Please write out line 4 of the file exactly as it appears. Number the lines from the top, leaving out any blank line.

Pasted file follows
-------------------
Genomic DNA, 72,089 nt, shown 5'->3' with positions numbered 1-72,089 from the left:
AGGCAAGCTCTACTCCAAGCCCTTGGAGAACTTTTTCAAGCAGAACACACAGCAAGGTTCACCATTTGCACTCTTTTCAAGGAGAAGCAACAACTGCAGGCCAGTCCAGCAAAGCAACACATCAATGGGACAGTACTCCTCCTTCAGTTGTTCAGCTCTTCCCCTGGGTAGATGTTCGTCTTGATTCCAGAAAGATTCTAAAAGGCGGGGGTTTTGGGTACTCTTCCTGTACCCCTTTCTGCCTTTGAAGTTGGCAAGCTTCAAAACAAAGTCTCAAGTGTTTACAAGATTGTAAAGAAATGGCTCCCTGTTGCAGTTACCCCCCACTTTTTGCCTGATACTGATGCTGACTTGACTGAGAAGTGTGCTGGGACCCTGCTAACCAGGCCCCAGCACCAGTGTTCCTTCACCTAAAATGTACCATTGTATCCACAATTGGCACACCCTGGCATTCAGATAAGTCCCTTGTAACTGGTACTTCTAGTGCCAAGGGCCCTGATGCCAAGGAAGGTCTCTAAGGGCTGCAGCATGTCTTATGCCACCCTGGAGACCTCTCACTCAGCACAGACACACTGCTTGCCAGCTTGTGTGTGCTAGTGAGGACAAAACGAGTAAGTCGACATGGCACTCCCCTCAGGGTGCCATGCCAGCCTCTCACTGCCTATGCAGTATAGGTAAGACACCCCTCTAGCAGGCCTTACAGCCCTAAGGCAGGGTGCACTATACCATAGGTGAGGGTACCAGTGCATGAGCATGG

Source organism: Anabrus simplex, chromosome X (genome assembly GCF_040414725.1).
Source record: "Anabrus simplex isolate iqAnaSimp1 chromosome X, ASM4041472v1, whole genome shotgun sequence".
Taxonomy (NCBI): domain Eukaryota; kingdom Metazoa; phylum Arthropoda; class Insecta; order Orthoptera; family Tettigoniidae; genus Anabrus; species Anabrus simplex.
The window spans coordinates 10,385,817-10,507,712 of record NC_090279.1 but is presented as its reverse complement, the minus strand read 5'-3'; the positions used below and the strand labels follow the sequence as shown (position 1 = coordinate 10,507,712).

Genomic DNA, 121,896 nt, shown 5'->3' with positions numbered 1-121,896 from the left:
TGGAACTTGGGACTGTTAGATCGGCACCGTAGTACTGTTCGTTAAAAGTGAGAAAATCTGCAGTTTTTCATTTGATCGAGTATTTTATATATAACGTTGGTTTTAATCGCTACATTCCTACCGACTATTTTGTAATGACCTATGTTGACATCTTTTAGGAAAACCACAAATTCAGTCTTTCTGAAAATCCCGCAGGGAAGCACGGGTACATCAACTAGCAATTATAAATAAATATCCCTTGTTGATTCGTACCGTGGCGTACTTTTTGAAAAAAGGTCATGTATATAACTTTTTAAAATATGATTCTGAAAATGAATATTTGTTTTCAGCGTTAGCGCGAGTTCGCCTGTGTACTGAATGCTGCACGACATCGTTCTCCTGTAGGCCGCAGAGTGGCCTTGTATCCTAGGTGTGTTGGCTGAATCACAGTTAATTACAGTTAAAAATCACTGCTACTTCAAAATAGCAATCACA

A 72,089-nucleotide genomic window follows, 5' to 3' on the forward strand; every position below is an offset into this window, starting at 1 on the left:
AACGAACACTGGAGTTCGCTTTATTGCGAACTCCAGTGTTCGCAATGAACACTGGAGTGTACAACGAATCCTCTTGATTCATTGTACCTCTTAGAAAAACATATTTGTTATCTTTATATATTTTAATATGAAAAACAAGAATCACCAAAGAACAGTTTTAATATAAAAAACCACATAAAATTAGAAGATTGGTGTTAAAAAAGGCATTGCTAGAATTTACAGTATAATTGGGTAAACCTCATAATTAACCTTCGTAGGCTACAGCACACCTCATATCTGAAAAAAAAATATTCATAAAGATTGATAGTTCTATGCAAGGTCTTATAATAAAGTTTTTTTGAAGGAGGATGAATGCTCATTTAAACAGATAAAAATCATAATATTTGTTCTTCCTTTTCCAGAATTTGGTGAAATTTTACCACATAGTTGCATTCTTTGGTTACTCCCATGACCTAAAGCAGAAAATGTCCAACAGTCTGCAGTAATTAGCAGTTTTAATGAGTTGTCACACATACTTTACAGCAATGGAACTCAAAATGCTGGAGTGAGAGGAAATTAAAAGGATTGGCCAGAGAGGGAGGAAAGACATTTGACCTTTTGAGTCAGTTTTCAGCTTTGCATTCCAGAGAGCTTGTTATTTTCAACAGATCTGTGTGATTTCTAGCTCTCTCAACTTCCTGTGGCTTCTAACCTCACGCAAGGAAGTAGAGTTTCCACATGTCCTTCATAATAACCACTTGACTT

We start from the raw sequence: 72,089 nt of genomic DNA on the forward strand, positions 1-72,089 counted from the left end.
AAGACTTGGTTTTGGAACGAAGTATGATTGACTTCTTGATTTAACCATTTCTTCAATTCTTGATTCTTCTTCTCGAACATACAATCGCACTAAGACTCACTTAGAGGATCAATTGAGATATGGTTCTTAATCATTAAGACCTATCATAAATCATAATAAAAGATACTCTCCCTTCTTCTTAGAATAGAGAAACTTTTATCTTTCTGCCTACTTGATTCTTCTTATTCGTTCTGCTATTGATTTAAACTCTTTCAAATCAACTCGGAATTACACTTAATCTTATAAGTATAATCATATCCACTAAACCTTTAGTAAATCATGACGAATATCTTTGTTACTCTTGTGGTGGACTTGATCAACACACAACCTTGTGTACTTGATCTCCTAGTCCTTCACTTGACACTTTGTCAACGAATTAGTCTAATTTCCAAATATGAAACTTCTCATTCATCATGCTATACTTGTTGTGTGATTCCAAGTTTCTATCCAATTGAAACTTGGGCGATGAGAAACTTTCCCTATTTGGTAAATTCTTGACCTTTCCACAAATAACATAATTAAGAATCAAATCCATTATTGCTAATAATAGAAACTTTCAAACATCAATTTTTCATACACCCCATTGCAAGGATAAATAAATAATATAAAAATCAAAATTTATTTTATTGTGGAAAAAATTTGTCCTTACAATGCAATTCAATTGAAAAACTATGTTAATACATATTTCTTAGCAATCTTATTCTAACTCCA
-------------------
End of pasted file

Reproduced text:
Source record: "Anabrus simplex isolate iqAnaSimp1 chromosome X, ASM4041472v1, whole genome shotgun sequence".